NEW YORK, NY - JUNE 18: Madonna attends the Dolce & Gabbana and The Cinema Society screening of the Epix World premiere of "Madonna: The MDNA Tour" at The Paris Theatre on June 18, 2013 in New York City. (Photo by Dimitrios Kambouris/Getty Images)
Photograph by Dimitrios Kambouris — Getty Images

Common sense for copyright

By Jeff John Roberts
June 6, 2016

Well, this is a relief. An appeals court confirmed that Madonna did not steal a brief horn sample on her iconic 1990 hit “Vogue,” meaning the singer will avoid millions in damages. More importantly, the ruling represents a welcome dose of sanity at a time when the entire music industry risks devouring itself in one giant copyright lawsuit.

Last week’s Madonna ruling, in case you missed it, turns on a quarter-second horn note. As the ruling explains, a producer lifted the note from a 1982 instrumental track called “Love Break,” altered it, then inserted it into a recording of what the court calls Madonna’s “mega-hit dance song.”

The legal issue hones in on whether Madonna should have got a license or if the sample qualified as “de minimis,” meaning so small that it didn’t matter from a legal point of view.

The 9th Circuit Court of Appeals found the horn note clearly was de minimis, in part because the note was so short (0.23 seconds) and because an ordinary person would not be able to tell the two songs used the same piece of music. If you’re curious about the sample itself, the court describes it like this:

A “single” horn hit in Love Break consists of a quarter-note chord comprised of four notes—E-flat, A, D, and F—in the key of B-flat. The single horn hit lasts for 0.23 seconds. A “double” horn hit in Love Break consists of an eighth-note chord of those same notes, followed immediately by a quarter-note chord of the same notes.

The court adds that the “horn hit,” consisting of trombones and trumpets, shows up on “Vogue” five or six times (depending on the version of the song) and that other instruments are playing at the same time. The judges observed that even an expert in the case was not able to say accurately which parts of “Love Break” had been copied.

In other words, a highly qualified and trained musician listened to the recordings with the express aim of discerning which parts of the song had been copied, and he could not do so accurately. An average audience would not do a better job

While the court’s conclusion that you don’t need a license to use a tiny scrap of mixed-up music might seem obvious, the Madonna ruling coincides with a surge in similar lawsuits. These include an impending trial over “Stairway to Heaven,” and a $7.4 million jury verdict last year against Robin Thicke over the song “Blurred Lines.” Meanwhile, Justin Bieber has just been sued over a vocal arrangement at the opening of his smash song “Sorry.”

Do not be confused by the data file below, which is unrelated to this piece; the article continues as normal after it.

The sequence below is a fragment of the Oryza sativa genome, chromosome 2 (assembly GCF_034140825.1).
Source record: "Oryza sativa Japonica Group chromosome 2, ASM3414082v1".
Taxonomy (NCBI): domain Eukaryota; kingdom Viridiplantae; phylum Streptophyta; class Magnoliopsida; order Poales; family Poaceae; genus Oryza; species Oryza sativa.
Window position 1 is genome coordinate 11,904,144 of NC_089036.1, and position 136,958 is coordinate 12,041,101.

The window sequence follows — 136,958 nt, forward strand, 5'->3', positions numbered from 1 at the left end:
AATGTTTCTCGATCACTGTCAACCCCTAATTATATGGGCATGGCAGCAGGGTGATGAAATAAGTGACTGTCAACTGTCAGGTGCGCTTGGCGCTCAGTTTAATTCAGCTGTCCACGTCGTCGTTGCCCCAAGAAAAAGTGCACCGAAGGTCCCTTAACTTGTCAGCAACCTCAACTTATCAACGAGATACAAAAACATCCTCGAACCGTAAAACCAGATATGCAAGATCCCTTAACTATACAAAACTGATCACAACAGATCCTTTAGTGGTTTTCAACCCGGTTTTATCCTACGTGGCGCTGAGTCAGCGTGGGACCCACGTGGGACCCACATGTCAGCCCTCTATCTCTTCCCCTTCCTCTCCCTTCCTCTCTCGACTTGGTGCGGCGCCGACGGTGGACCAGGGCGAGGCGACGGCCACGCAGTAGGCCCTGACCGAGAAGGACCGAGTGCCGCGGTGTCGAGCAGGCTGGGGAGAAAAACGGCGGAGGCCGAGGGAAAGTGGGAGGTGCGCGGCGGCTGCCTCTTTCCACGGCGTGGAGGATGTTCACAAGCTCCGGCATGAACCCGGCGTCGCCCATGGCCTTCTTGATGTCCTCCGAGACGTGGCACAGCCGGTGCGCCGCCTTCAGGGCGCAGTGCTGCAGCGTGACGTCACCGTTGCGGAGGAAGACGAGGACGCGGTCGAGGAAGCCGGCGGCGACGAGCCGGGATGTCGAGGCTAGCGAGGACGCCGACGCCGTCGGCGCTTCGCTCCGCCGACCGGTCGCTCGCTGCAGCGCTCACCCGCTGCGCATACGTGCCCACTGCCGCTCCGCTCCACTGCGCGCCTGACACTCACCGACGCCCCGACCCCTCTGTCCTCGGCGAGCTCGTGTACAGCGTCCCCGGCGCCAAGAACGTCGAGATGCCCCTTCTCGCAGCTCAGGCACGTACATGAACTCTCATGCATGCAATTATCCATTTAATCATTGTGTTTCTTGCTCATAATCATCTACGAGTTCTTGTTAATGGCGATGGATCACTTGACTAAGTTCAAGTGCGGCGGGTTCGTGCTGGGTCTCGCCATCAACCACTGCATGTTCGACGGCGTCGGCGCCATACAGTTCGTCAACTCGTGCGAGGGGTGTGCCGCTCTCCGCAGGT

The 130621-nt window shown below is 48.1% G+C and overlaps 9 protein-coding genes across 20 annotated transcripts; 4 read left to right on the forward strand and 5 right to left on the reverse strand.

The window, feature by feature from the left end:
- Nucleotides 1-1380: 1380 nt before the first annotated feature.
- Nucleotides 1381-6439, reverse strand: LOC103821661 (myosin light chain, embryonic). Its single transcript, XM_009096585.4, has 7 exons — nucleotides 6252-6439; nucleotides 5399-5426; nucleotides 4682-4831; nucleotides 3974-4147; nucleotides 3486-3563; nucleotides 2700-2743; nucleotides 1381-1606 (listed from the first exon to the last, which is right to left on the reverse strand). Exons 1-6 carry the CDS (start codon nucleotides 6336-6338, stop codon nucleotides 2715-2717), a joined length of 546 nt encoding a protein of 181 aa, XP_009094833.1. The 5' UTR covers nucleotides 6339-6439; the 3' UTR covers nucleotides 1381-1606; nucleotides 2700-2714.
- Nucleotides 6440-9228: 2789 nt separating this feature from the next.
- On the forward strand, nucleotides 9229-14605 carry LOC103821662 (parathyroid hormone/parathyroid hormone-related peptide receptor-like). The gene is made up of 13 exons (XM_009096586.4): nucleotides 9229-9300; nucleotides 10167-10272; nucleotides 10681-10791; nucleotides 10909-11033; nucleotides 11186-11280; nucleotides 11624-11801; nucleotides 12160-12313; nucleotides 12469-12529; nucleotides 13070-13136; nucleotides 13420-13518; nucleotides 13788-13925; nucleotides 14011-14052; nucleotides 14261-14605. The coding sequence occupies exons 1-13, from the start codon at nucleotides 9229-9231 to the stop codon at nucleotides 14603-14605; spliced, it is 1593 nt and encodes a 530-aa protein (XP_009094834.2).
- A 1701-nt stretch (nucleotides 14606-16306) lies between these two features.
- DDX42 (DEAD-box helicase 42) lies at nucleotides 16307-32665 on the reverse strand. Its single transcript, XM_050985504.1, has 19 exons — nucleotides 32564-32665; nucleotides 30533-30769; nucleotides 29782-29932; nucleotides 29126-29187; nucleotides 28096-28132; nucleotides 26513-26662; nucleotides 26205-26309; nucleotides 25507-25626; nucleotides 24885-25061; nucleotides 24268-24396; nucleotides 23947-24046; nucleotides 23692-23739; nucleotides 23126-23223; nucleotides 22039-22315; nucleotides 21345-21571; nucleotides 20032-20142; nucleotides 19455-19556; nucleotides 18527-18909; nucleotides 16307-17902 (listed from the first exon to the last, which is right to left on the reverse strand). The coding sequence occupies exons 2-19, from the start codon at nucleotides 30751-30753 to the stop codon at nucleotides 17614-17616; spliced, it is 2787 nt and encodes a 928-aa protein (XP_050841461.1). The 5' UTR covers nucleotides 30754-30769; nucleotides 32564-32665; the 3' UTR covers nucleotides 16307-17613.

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As the New York Times notes this week, the “Blurred Lines” decision, especially, has put a cloud over the entire music industry. The paper explains how industry observers feel the ruling “penalized elements of songs long thought of as being fair game, like the generic ‘feel’ of a recording, and warned of a chilling effect on creativity.”

Worst of all, most of these lawsuits are not being led by musicians who want to be recognized for their work, but instead by legal sharks who smell an opportunity for a payoff. In this environment, both artists and fans are losers. The Madonna ruling thus nudges the legal climate slightly back towards creative expression.

A Supreme opportunity to clear up sampling?

The new Madonna ruling is also likely to ripples beyond just “Vogue.” In a notable passage, the court sent up a signal to the Supreme Court by noisily disagreeing with another appeals court.

“[W]e take the unusual step of creating a circuit split by disagreeing with Sixth Circuit … We acknowledge that our decision has consequences,” said the court.

The split in question involves a 2005 ruling, notorious in copyright circles, concerning a sample used by the rap group NWA. In that decision, the Sixth Circuit rejected a de minimis defense, and instead set out a hard-line rule, writing “Get a license or do not sample.” (This ruling also likely explains why the lawyer suing Justin Bieber over “Sorry” chose to file the case in Tennessee, which is governed by Sixth Circuit law).

If the Supreme Court does eventually step in, the top court would thus have an opportunity to clear up an issue that has weighed down rap and hip-hop, and is now doing the same for rock and pop.

Finally, some might wonder why songs that are so old—”Vogue” is from 1990 and “Stairway to Heaven” was released in 1971—are stirring up copyright controversy decades later.

As law professor Eric Goldman notes, a big reason is a 2014 Supreme Court ruling about the movie “Raging Bull.” That decision basically tore up the statute of limitation for copyright claims, and opened the door for crafty lawyers to target long-ago but popular songs by everyone from Led Zeppelin to Madonna.

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